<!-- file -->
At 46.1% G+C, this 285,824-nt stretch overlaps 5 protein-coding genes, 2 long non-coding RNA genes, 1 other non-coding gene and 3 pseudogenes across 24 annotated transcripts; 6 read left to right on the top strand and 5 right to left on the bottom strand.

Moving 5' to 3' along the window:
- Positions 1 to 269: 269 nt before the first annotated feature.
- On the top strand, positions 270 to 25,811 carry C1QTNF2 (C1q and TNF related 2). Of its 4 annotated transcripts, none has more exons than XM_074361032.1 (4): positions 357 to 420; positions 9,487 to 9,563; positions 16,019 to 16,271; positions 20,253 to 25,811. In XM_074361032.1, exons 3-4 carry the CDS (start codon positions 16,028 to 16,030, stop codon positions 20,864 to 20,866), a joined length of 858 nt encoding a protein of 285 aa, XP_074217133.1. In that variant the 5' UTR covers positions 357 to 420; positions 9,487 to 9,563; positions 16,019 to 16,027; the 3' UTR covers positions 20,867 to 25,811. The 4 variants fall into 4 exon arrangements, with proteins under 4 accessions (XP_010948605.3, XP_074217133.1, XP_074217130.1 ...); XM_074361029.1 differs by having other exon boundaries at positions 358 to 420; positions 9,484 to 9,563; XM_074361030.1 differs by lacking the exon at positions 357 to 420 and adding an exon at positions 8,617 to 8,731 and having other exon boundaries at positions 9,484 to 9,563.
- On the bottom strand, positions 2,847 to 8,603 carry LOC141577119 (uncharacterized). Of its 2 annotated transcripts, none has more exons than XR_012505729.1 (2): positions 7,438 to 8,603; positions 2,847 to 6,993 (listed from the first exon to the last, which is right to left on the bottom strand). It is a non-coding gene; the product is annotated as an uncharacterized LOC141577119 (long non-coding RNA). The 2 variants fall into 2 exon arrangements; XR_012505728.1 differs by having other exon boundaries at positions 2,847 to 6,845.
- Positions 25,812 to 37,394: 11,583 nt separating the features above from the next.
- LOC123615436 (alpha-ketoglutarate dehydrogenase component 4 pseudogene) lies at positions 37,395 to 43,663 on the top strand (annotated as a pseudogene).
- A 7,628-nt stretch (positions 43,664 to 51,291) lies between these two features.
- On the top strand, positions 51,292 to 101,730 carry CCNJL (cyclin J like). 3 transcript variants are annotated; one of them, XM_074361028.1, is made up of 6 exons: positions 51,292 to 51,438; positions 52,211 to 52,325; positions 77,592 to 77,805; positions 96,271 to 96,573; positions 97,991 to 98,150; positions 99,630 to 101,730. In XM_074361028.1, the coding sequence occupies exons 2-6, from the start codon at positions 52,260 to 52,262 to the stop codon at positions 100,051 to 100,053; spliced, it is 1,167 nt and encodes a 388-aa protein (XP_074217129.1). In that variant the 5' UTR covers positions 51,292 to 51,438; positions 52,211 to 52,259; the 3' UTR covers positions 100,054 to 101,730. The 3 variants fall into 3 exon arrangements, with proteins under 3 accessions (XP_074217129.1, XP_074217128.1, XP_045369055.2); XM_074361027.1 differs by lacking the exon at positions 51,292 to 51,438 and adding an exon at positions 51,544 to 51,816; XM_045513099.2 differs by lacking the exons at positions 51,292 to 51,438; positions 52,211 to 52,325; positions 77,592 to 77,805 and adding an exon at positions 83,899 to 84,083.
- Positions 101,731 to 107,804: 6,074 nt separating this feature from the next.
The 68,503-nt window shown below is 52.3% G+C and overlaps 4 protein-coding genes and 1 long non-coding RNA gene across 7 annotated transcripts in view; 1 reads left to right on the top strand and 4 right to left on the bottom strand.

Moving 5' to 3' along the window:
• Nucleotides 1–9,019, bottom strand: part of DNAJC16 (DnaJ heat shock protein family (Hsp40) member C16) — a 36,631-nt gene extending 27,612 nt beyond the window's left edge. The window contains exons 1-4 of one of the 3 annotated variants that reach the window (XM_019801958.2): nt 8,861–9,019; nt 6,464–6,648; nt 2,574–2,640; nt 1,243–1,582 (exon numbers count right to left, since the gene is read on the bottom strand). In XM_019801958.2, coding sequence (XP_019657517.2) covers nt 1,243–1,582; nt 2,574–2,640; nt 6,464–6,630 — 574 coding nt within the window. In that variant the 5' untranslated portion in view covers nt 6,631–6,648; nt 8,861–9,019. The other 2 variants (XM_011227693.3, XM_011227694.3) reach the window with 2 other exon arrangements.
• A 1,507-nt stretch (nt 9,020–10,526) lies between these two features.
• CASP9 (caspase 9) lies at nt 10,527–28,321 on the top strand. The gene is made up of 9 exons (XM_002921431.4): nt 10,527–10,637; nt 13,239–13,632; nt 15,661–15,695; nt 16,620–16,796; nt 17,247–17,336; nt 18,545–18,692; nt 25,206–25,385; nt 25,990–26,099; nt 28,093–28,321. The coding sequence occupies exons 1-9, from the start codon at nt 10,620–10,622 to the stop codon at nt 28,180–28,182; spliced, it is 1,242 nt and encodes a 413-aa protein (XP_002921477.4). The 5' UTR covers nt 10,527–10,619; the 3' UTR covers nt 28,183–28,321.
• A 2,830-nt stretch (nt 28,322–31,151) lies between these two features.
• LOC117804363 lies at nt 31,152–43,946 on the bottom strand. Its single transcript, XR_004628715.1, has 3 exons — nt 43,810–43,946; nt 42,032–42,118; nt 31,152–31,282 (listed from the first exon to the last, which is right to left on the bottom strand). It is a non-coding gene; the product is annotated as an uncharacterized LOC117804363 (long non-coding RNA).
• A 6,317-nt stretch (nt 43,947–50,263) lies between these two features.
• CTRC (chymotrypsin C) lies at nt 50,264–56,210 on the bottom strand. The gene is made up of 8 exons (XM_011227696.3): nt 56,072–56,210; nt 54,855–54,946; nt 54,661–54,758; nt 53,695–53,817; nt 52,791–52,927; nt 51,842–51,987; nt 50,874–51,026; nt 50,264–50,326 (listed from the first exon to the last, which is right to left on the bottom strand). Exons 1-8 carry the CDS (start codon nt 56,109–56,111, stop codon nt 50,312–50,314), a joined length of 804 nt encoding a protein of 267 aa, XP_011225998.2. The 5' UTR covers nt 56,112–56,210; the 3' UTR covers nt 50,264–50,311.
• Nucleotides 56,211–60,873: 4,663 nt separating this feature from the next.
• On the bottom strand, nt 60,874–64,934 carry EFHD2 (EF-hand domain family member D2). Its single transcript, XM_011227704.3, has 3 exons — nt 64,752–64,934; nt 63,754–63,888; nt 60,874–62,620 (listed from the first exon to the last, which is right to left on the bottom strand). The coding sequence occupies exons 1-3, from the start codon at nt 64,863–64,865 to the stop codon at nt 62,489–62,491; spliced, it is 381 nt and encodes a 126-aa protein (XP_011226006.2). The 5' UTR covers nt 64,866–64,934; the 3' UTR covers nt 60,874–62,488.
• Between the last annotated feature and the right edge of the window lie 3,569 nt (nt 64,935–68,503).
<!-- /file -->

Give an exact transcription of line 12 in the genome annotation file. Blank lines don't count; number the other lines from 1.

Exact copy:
Moving 5' to 3' along the window: